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A Pile of Pelicans

Richard Bell’s Wild West Yorkshire nature diary, Friday, 26th September 2008

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Pelican paperbacks

The two books at the top of this pile are Pelican Originals (a non-fiction paperback imprint, published by Penguin); Robert Arvill’s Man and Environment and John Barr’s Derelict Britain, both published in 1969. I bought them in my student days when I was writing my first book, A Sketchbook of the Natural History of the Country Round Wakefield (I favour shorter titles these days).


With the ambition of youth, I thought that if I read widely enough in geology, natural history, ecology etc., I could somehow encapsulate the broader picture in its local context in my handwritten sketchbook format.


I had in mind a kind of poetically satisfying overview which would be grounded in the small details that anyone could observe for themselves. Whitman’s phrase in his Song for All Ships, All Seas appealed to me; ‘a brief rude recitative’; something half-way between song and speech. As a graphics student, I felt that I should aim, in my writing and illustration, to move people emotionally but also convince them intellectually. I wanted to avoid a fudged appeal to feelings, where you might feel free to exaggerate and fabricate details to create a dramatic effect, but I didn’t want to come over as drily factual either. It’s hardly surprising that my subsequent work hasn’t matched up to my student ambitions! (But it’s been fun trying)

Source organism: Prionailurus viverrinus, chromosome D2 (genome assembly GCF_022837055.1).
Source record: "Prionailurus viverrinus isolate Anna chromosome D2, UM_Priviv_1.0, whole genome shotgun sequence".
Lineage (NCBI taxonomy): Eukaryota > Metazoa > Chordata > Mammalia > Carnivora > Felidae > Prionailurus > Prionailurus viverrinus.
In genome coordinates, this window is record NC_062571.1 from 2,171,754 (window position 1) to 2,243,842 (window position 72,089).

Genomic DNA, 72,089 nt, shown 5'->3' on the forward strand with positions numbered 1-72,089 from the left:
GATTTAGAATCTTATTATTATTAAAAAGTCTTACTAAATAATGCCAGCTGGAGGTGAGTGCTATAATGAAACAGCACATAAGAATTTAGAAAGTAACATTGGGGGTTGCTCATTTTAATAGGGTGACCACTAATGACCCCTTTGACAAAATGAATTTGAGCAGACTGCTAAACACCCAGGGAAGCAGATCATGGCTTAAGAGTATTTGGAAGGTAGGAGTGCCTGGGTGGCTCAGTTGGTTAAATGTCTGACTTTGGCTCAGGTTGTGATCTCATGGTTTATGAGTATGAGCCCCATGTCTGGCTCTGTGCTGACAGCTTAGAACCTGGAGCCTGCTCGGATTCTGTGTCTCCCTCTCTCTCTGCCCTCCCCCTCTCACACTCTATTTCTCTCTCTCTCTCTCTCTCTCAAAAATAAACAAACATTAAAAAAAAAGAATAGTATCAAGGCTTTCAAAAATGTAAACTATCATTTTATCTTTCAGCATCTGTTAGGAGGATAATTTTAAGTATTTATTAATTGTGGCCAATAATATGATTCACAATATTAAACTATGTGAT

As far as I remember, I never read these particular Pelicans. No, I didn’t think that, by simply having them sitting on the shelf, I would absorb the ideas by a process of osmosis! I had an awful lot on at the time, I’m surprised how much I did manage to read.


You might think that, as they’re now so out of date, they wouldn’t now be worth reading but I think that you could go to them for an understanding of the back-story of today’s environment and a reminder of the way we were thinking 40 years ago.

Books are
like friends . . .

. . . they stay with you a long time .

Talking or reading, you pick up ideas . . .

. . . and those ideas become so much a part of you . . .

To some extent, we’re all blank journals, absorbing experience, ideas and beliefs and, in turn, passing some of them on.

. . . that eventually you forget where they actually came from; An insight that’s all your own? Or something borrowed?